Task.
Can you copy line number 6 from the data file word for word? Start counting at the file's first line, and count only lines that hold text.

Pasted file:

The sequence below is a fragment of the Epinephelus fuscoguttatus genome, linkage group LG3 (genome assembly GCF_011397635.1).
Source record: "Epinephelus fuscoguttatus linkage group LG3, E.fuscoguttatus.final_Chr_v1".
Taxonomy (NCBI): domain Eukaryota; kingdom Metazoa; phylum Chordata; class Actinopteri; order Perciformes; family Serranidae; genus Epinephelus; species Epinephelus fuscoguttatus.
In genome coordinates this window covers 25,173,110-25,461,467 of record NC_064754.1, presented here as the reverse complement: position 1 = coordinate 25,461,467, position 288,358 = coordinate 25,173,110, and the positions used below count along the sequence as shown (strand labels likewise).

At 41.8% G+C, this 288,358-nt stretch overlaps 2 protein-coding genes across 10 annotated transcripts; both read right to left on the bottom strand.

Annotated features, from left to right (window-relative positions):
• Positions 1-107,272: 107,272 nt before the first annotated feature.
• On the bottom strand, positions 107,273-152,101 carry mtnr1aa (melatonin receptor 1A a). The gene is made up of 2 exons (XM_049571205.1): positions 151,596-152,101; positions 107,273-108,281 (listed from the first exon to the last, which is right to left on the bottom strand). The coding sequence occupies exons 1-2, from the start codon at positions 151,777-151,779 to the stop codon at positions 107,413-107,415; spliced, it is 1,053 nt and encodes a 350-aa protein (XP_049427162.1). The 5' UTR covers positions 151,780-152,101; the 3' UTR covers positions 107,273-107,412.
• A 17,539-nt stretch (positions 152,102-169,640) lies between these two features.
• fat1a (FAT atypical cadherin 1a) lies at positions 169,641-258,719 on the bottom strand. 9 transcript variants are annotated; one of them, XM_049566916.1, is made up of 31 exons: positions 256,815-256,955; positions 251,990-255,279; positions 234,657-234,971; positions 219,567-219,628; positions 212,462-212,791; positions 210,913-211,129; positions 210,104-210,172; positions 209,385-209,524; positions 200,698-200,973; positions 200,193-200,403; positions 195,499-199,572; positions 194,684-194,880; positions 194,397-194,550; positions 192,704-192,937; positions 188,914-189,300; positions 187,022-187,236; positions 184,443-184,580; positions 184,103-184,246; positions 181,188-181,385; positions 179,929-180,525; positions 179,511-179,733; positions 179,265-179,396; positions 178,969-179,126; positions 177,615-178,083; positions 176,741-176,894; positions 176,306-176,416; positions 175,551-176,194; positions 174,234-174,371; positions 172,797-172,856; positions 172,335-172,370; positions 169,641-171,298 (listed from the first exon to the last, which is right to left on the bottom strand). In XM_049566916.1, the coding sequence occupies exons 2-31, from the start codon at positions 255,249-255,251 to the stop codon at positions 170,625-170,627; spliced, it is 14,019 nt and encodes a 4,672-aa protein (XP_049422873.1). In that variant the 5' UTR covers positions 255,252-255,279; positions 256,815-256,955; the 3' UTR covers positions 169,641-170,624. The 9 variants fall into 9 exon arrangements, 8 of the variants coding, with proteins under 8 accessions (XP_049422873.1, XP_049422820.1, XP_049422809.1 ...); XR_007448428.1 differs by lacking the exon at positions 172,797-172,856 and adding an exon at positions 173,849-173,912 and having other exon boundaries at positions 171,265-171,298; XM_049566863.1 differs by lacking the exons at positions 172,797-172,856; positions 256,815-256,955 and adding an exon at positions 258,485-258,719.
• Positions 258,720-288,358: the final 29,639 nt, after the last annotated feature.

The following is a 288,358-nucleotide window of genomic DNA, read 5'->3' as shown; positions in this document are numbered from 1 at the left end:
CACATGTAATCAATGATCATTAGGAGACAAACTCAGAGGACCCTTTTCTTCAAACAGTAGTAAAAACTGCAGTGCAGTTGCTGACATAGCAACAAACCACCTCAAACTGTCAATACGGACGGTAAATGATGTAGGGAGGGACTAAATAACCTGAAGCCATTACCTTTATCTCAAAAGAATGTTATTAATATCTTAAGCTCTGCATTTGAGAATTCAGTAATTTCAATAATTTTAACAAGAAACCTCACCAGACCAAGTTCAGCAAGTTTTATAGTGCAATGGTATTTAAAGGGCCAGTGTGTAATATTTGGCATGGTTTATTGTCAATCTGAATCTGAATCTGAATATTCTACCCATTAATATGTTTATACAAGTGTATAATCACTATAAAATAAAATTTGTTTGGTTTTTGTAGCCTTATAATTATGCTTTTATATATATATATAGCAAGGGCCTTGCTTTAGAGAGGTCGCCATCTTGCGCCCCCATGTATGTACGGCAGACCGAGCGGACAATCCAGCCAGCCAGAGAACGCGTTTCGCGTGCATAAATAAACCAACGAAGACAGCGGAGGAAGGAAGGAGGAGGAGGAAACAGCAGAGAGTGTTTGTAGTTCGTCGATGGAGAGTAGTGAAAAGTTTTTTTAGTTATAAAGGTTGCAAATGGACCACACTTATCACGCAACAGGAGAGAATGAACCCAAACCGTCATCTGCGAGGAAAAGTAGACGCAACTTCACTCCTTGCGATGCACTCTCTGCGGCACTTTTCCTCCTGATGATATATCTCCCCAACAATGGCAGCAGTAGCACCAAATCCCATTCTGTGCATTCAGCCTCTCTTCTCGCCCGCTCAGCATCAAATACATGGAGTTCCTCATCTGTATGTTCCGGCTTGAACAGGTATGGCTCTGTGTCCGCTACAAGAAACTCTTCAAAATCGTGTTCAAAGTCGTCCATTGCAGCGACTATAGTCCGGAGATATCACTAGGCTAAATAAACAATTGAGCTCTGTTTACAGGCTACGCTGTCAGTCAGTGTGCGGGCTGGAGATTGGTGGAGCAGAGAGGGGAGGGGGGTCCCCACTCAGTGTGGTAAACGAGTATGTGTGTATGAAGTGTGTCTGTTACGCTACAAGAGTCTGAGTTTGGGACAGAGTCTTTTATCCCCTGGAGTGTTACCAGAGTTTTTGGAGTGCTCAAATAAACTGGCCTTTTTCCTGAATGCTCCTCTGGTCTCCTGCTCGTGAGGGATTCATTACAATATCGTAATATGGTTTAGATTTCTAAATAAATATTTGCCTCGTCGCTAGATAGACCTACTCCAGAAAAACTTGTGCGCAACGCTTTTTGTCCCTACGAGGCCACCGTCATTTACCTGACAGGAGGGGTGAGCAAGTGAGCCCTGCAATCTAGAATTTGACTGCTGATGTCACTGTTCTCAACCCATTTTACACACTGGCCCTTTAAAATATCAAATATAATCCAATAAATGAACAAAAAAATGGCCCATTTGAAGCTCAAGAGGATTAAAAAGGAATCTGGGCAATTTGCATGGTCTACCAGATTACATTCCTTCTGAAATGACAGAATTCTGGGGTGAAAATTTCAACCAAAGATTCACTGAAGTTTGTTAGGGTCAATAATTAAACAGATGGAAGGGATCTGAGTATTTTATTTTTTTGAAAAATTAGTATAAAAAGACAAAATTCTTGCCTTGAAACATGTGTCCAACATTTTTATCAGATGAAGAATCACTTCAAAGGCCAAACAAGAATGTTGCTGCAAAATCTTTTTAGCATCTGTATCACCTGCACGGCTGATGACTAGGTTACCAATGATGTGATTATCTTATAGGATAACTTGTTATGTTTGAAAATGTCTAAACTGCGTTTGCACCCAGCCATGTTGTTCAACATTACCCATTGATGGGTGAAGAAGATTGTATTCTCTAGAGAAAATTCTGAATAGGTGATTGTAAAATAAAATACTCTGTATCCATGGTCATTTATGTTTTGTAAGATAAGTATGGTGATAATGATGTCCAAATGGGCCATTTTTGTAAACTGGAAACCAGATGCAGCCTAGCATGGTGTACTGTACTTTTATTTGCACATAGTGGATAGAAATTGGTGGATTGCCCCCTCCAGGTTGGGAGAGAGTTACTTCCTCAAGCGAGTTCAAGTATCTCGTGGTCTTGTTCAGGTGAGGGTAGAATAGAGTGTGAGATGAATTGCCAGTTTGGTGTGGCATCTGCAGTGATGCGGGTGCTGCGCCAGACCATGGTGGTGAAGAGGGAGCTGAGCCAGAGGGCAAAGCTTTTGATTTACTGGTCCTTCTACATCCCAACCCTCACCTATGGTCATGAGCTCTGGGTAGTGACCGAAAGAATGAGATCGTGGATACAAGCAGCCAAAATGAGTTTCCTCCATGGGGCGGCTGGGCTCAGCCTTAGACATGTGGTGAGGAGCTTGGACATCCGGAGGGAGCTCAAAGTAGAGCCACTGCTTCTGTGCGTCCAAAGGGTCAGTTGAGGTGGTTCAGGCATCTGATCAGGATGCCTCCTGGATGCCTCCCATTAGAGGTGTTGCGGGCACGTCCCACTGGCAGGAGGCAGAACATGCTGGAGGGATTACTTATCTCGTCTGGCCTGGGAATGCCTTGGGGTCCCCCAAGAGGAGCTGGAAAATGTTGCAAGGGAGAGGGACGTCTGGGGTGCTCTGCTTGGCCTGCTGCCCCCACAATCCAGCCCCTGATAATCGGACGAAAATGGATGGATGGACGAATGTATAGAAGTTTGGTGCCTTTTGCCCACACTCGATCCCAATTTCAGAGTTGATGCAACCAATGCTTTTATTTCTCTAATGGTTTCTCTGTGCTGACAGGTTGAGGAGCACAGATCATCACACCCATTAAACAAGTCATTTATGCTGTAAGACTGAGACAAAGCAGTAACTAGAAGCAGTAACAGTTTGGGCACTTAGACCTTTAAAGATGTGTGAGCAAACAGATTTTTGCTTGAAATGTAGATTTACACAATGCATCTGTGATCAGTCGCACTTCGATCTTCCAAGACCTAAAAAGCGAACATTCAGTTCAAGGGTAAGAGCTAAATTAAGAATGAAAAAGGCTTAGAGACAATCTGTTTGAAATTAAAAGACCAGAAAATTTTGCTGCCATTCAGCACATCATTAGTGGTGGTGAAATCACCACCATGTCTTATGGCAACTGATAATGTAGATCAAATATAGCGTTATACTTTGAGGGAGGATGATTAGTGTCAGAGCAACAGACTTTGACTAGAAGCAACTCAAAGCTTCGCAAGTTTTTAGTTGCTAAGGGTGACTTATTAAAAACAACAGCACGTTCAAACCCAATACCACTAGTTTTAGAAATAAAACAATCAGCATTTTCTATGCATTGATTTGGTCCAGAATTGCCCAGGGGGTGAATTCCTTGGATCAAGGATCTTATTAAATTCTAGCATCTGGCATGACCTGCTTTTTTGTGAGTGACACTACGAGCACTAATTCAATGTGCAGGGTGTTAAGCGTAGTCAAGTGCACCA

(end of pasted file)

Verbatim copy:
Annotated features, from left to right (window-relative positions):